Simple. No, this is contractor law in two states just to start with! I ‘employ’ expertise for another question and share the ‘manual’ on fingerprinting when you apply for a CA contractor license…
Q: Our Qualifier is retiring and wants to disassociate but still retain his own license. I have been an Officer on the license since 2012 so I don’t see a problem with me keeping the Company license. As far as getting him off the Corporation, would that be just filing a new Statement of Information with the state? I know it can’t be that simple, please let me know where we start. We need to do the same in Nevada as well so let me know how that works.
A: You are correct, it is not that simple. You do need to file a new Statement of Information with the CA and NV Secretary of State to update the Officers. You will then have someone replace him on the license in each State. For CA, since you have been listed as Officer on the license for over five years, you can apply to replace him and request to Waive the exams based on B&P Code 7065.1. You will still need to document your Trade experience. Nevada doesn’t have a rule that allows you to request a Waiver based on your experience or the fact that you’ve been an Officer, so if the new Qualifier has never been licensed in Nevada, he/she will need to take the Law and Trade exams. Once your current Qualifier disassociates from the licenses, he will keep his qualification for a period of five years. So, he’ll want to then apply for his own license within that time frame in order to avoid re-testing. So, not simple.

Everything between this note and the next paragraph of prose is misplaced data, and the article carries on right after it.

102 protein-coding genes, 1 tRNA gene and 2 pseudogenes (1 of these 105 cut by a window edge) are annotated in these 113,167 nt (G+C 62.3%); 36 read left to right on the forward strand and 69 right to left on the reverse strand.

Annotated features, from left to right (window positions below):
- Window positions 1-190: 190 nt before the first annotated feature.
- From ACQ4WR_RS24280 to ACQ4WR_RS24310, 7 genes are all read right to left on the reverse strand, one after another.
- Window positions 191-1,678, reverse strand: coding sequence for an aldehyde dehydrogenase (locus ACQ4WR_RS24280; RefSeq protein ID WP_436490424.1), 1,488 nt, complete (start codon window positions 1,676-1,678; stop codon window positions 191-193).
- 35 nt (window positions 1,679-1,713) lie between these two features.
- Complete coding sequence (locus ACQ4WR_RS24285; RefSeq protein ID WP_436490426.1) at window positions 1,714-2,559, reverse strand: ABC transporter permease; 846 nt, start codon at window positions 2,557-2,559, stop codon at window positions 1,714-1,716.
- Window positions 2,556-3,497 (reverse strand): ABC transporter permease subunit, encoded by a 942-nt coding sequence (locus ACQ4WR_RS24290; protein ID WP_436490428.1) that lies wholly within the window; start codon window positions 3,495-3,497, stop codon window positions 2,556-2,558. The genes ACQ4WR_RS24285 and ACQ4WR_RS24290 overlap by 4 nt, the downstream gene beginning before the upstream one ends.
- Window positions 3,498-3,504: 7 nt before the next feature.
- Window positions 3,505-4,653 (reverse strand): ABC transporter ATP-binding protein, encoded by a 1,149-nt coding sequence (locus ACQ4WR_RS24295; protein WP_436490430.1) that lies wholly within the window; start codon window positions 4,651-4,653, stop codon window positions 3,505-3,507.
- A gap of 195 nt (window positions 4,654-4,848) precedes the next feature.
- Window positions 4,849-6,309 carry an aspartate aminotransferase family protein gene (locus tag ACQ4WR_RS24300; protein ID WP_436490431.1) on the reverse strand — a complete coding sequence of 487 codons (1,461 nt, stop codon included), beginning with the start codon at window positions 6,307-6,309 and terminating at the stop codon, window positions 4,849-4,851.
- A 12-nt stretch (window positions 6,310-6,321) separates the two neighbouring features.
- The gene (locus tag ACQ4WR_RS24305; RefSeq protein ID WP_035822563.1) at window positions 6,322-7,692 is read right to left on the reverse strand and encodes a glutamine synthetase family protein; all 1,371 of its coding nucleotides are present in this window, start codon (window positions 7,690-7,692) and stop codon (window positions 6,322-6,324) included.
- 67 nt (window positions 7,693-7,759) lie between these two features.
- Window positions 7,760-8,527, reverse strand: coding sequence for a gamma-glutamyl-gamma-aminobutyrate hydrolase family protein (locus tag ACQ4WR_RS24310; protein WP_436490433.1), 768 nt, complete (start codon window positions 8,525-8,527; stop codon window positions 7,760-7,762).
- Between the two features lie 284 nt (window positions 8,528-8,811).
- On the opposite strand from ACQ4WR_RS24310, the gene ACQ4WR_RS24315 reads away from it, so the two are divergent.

Q: I’ve been reading your articles and I know that an RME/RMO needs to have four years of experience in the Trade. Is there any requirement that he/she be employed by our company for a certain amount of time?
A: No, there is no certain amount of time required, just that the individual be employed by the company when you file the application.
Q: We have a pending application with the CSLB. We received the fingerprint packet and sent all of our guys to a live scan facility here in Southern California, they all went to the same facility. We received a letter from CSLB asking that one of our officers get re-fingerprinted “due to errors in completing the original live scan form and/or technical difficulties with the original prints submitted”. Have you seen this come up before?
A: Yes, we have seen fingerprints be rejected before. Sometimes fingerprints are illegible for various possible reasons. If they are still illegible on the second and third try, the CSLB will send him the hard copy fingerprint cards to be done manually. I hope that doesn’t happen in your case because the hard copy fingerprints take much longer to process.